Boris Johnson's guide to breaking promises

WANT to look good? Tell everyone what they want to hear and make promises you have no intention of keeping. The prime minister explains how to lie your way to the top. 

Promise only for an unspecified future

Yesterday I threw out a few pledges about the environment that won’t happen for decades, if ever, and certainly won’t be my problem. Use similar ploys in everyday life: promise your daughter she can have that pony, but neglect to say you meant in 2055, when she’s 46.

Keep it vague 

Impress your boss by saying ‘I can guarantee real, bottom-line cost savings, Jeff.’ When, six months later, you’ve saved £1.35 by buying fractionally cheaper biros, you have delivered on that promise.

Cross your fingers

It is established in English statute law that crossing your fingers, even if behind your back, negates all promises. It’s tricky during sex but trust me it’s possible.

Associate exclusively with the gullible

Cultivate friendships with credulous dunces like my Brexit fanbase. If someone says ‘You promised to help me move flat on Saturday, so where were you?’ reply, ‘Sorry, Emma, MI6 called at the last minute again. Saved the world, yeah. Anyway, how about a shag?’

Only concern yourself with the very short-term

I’ll say anything to get through the 30 seconds of an interview. So if you want to get into someone’s pants by promising them a trip on your luxury yacht, go for it, even if you only work part-time at Asda. You won’t be found out for at least a day. In Boris time, that’s forever.

Don’t care about getting caught

So you lied? Big deal. It was only to avoid momentary difficulties and get what you wanted, so it’s fine, you’re happy, that’s all that matters. Psychiatrists call this sociopathic, but I can promise you it’s all just jolly Johnson fun.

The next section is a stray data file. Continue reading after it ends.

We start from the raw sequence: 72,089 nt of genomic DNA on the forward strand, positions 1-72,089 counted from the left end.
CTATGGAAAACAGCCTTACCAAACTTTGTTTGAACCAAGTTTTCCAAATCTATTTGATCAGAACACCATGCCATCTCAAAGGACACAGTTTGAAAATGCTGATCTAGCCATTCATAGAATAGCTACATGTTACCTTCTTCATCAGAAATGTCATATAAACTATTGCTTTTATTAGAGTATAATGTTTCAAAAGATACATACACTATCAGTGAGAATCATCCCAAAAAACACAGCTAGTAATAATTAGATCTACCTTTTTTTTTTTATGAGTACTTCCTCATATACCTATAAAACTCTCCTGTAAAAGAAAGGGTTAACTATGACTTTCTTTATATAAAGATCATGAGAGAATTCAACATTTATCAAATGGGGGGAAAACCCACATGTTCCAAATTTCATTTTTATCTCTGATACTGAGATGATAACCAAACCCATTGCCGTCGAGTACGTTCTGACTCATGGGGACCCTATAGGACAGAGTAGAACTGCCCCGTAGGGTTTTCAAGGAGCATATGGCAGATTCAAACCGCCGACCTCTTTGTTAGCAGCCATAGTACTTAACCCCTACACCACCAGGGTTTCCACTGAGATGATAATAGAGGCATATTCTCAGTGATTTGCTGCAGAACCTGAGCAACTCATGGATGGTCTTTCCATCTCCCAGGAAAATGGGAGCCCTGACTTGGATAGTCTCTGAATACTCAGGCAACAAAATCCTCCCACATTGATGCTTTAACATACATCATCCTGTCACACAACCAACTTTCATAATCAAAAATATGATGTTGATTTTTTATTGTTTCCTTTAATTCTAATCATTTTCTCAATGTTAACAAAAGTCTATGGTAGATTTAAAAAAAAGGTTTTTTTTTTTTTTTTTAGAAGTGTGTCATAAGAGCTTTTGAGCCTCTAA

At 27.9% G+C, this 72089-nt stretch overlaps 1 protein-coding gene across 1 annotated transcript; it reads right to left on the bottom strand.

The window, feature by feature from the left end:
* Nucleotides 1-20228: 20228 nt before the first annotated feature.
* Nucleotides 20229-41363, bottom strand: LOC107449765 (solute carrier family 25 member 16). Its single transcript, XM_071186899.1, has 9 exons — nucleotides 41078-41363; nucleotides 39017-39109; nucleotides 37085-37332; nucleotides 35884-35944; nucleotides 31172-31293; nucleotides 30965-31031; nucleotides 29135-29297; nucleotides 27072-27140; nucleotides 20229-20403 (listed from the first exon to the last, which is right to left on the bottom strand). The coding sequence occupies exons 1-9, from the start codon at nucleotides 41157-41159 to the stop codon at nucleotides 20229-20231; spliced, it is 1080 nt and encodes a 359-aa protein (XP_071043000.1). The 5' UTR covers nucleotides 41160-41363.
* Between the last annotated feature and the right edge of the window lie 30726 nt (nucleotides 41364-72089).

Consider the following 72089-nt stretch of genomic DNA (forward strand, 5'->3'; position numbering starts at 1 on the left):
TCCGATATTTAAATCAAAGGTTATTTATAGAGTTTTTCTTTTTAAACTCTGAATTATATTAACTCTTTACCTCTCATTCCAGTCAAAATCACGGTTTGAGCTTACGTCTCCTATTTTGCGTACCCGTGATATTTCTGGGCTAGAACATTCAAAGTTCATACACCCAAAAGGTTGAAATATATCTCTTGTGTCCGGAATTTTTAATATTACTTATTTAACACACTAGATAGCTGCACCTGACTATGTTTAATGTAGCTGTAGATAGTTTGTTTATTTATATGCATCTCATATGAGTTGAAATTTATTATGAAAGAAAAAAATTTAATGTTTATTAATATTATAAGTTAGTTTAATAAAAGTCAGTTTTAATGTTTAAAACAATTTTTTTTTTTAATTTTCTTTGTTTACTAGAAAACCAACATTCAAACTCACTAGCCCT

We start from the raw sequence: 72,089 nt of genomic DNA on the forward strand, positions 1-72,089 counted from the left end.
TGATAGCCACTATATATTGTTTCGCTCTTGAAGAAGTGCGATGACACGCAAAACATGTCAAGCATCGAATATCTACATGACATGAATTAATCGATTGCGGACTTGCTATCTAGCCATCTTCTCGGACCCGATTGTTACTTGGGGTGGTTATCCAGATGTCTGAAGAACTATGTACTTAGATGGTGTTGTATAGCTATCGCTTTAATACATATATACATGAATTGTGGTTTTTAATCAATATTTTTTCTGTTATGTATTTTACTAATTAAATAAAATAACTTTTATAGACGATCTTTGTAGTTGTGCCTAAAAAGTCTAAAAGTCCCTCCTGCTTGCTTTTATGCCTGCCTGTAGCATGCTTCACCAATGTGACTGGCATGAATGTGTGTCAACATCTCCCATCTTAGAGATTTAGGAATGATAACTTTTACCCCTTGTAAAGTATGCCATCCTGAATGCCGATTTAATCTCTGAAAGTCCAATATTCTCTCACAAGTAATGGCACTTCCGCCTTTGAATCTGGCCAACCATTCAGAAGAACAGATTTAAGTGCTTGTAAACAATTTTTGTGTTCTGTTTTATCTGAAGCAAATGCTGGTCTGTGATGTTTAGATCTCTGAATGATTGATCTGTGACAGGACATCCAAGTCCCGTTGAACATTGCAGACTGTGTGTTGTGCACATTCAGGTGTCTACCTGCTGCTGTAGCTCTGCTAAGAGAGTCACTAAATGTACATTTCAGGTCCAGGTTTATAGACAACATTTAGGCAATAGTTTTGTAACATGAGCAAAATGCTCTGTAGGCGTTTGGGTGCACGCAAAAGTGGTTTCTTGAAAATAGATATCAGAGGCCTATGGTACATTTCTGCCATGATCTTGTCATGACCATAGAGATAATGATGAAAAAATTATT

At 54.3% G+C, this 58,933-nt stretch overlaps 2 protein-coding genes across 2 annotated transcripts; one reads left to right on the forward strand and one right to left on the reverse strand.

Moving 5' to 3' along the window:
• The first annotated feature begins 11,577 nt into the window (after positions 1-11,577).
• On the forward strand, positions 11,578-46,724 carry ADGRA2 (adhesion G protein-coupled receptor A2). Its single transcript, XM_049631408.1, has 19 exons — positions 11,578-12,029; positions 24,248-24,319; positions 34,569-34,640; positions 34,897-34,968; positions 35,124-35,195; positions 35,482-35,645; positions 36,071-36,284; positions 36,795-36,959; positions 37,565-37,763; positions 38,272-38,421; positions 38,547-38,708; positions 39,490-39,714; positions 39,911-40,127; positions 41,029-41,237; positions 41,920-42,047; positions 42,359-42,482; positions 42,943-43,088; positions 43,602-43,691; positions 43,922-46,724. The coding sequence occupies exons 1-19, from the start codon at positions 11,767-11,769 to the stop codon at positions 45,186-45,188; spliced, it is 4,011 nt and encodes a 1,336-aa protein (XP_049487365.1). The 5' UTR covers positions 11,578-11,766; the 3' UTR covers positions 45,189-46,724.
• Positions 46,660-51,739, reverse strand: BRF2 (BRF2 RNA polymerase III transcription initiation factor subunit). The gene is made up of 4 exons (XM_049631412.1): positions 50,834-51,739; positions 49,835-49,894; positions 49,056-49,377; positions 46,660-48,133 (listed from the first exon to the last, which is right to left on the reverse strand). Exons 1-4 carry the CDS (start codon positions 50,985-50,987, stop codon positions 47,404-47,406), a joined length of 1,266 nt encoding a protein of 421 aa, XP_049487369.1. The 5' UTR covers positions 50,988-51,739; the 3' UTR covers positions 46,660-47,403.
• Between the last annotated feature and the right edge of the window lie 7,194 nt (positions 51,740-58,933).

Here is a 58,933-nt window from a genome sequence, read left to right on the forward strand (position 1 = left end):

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Five Shakespearean actors who would voice Peppa Pig while considering it beneath them

PEPPA Pig’s voice actor has been replaced by an unknown, to the outrage of the great British stage actors who auditioned and failed. Here they are: 

Sir Patrick Stewart

Renowned as one of the greats even though he’s known solely for playing Jean-Luc Picard in Star Trek and didn’t even do a French accent for that, Stewart was desperate for the role and would have claimed it was ‘for his grandchildren’.

Dame Judi Dench

An actress whose career choices are even more mercenary than Sir Michael Caine’s, Dench intended to refer to Peppa as ‘porcine royalty’ and to take it all very seriously while demanding none of the other voice actors make eye contact.

Sir Ian McKellen

Famous for heavyweight roles like King Lear, Gandalf and Magneto, McKellen thought he had ‘the Swine’ in the bag after intoning ‘You shall not pass’ at Madame Gazelle. Planned to call it ‘tremendous fun’ on chat shows while trousering £1.2m per episode.

Dame Maggie Smith

Could bring a staunch Britishness to the part like no other, as she did to Downton Abbey, but would be unable to hide her clear contempt for the scripts and especially Pedro Pony. Child viewers would feel belittled.

Dame Emma Thompson

Would throw herself embarrassingly into the role, insisting on performing her own snorts, having thoroughly disabused herself of the notion anything was beneath her after Last Christmas. Fired after six episodes because kids hate her even more than adults do.